Aqua Vitae: A History of the Saloons and Hotel Bars of Victoria, 1851-1917
By Glen A. Mofford
Touchwood, 269 pp., $19.95
Watering holes have been a vital part of Victoria’s history for more than a century and a half. The first saloons opened before Victoria became a city, before British Columbia became a province, and before Canada became a nation.
They were here even before this newspaper was founded, and that is saying something. Perhaps the presence of hard liquor helped drive the strong opinions that were as important as ink in the early days of Canadian journalism.
A history on drinking establishments is long overdue, and Glen A. Mofford has filled the need quite nicely, just as some of our ancestors filled the needs of the great, somewhat thirsty unwashed.
Aqua Vitae is Mofford’s first book, but he has been researching and writing about historic hotels and the imbibing opportunities they offered for more than a decade. As this book shows, Mofford is certainly qualified as an expert on the topic.
In the early days, drinking parlours were able to serve their thirsty patrons 24 hours a day, seven days a week.
Mofford takes us back to those times, and traces the history of saloons through the decades to the start of the First World War and the arrival of Prohibition.
He does not limit his work to the bars themselves. Mofford tells of the people who created them and the places they chose for them, as well as the business conditions that helped fuel the desire for alcohol products.
James Yates, a ship carpenter from Scotland who came to Victoria as an employee of the Hudson’s Bay Company, gets the credit for opening the first privately owned saloon in the city. He built it on two waterfront lots on Wharf Street, probably at the southeast corner of today’s Wharf and Yates streets.
He named his saloon the Ship Inn. In the years that followed, his business faced competition but survived, in no small part because Governor James Douglas introduced fees that drove the upstarts away.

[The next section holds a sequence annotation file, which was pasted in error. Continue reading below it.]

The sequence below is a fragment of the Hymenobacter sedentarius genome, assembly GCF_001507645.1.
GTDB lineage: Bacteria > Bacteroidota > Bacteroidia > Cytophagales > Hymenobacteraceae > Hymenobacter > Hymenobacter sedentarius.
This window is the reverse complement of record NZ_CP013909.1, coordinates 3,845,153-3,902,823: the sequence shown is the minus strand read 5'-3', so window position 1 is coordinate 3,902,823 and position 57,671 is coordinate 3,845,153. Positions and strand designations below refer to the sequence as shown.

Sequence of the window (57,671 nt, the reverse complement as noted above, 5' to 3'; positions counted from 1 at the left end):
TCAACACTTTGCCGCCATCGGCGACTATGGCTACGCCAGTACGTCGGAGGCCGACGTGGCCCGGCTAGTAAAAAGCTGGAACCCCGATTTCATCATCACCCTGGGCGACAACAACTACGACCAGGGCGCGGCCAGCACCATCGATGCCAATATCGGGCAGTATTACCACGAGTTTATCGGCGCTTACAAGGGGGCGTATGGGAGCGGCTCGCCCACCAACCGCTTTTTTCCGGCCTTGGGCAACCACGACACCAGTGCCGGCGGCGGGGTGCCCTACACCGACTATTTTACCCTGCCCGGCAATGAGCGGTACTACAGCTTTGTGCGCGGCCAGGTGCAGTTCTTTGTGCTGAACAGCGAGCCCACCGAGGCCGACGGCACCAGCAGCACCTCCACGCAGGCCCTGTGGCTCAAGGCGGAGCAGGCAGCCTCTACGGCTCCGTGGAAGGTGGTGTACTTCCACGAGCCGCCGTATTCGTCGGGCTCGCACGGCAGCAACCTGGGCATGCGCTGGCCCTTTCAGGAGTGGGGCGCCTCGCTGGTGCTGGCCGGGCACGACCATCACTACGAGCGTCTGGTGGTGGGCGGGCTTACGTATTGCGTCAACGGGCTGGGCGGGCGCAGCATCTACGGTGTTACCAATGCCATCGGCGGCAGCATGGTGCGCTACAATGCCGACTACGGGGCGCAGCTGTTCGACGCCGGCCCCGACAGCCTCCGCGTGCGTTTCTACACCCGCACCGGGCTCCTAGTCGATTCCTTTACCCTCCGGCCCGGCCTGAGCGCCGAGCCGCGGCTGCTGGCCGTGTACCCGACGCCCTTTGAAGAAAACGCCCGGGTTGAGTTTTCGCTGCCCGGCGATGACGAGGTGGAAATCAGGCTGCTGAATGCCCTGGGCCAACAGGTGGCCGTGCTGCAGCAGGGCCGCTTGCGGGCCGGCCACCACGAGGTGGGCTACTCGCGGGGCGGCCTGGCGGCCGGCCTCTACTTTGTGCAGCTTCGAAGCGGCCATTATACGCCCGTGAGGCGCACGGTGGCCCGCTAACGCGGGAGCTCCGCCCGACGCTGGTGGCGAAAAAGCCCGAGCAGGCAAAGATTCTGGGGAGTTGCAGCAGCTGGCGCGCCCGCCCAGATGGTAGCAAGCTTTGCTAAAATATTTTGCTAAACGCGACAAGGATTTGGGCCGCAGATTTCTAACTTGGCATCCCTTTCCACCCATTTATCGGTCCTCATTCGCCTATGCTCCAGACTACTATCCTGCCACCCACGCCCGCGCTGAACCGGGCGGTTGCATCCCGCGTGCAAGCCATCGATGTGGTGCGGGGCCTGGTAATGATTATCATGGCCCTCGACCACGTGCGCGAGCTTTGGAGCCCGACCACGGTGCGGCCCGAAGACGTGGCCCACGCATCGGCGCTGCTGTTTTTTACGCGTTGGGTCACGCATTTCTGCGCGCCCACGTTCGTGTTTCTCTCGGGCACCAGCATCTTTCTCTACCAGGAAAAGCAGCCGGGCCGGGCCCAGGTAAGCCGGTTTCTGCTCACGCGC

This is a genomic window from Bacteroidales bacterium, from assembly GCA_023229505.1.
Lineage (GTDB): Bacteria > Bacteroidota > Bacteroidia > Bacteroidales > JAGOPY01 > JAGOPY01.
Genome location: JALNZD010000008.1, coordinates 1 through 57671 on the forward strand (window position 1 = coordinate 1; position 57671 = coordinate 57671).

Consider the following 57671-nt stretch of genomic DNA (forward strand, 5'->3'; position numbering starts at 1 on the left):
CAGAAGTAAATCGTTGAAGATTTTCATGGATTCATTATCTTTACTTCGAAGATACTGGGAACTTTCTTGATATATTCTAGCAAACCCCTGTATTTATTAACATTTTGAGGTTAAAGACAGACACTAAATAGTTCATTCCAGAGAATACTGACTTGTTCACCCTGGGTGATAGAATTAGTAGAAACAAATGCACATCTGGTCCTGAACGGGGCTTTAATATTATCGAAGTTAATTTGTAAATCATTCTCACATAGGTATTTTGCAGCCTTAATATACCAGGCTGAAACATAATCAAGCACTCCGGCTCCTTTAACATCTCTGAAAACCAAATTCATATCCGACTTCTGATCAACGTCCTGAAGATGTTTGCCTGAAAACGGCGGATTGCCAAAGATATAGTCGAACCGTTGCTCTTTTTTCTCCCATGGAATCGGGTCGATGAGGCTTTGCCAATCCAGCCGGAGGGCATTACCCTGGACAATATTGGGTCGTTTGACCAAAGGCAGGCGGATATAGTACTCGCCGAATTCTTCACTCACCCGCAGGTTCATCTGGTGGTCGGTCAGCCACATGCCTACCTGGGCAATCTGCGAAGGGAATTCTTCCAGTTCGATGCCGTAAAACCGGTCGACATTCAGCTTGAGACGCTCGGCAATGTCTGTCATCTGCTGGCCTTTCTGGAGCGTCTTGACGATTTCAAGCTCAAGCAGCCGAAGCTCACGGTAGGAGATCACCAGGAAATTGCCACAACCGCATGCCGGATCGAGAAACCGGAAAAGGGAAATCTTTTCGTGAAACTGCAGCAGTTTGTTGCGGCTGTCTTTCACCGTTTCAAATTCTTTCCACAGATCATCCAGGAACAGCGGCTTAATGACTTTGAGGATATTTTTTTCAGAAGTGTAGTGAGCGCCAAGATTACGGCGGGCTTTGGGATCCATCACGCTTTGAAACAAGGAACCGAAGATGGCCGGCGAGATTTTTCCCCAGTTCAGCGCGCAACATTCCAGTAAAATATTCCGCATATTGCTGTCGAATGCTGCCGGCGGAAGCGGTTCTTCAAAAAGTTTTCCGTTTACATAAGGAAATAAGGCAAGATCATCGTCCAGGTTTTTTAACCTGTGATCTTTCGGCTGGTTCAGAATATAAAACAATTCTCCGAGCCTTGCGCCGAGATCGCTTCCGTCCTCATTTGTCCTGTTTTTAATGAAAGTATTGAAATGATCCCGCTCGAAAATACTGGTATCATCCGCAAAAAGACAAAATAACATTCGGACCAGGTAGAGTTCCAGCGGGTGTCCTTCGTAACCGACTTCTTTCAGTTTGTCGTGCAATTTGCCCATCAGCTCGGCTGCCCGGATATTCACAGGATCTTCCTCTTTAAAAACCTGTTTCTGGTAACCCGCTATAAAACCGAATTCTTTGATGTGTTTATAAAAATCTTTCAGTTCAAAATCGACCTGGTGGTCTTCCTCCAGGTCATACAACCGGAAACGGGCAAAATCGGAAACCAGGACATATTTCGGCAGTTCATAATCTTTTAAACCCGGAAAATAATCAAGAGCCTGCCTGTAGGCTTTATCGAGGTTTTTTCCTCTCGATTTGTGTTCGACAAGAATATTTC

Yates returned to Scotland a decade after opening his saloon. He had become a wealthy man, the first person to build a fortune selling liquor in Victoria. He left behind his name on a major thoroughfare and earned a place in this history book.
Over the years, many more saloons and bars were opened. They served a wide variety of patrons, from the rough-hewn to the elegant. There were watering holes for the working class, and there were more opulent places such as the Driard, which was considered to be the most luxurious hotel in North America in the late 1800s, as well as the Empress, which took the top honour from the Driard.
The glory days for saloons ended in 1913 when liquor regulation changes brought an end to bars that were not connected to hotels. The bars in hotels lasted four years after that, until their businesses were destroyed by Prohibition.
Prohibition worked in theory, but failed spectacularly in practice. By the time it was ended four years later, with liquor sales going under government control, more fortunes had been made — but this time, outside of the law.
Standalone bars returned to British Columbia 69 years after they were ordered closed, thanks to the neighbourhood pubs allowed by Dave Barrett’s New Democratic Party government.
Aqua Vitae is richly illustrated with photos, drawings and, best of all, maps. It is a comprehensive guide that is easy to read.
Beyond that, it is fascinating, dealing with a topic that has been ignored despite the impact that alcohol, and access to it, had on our ancestors.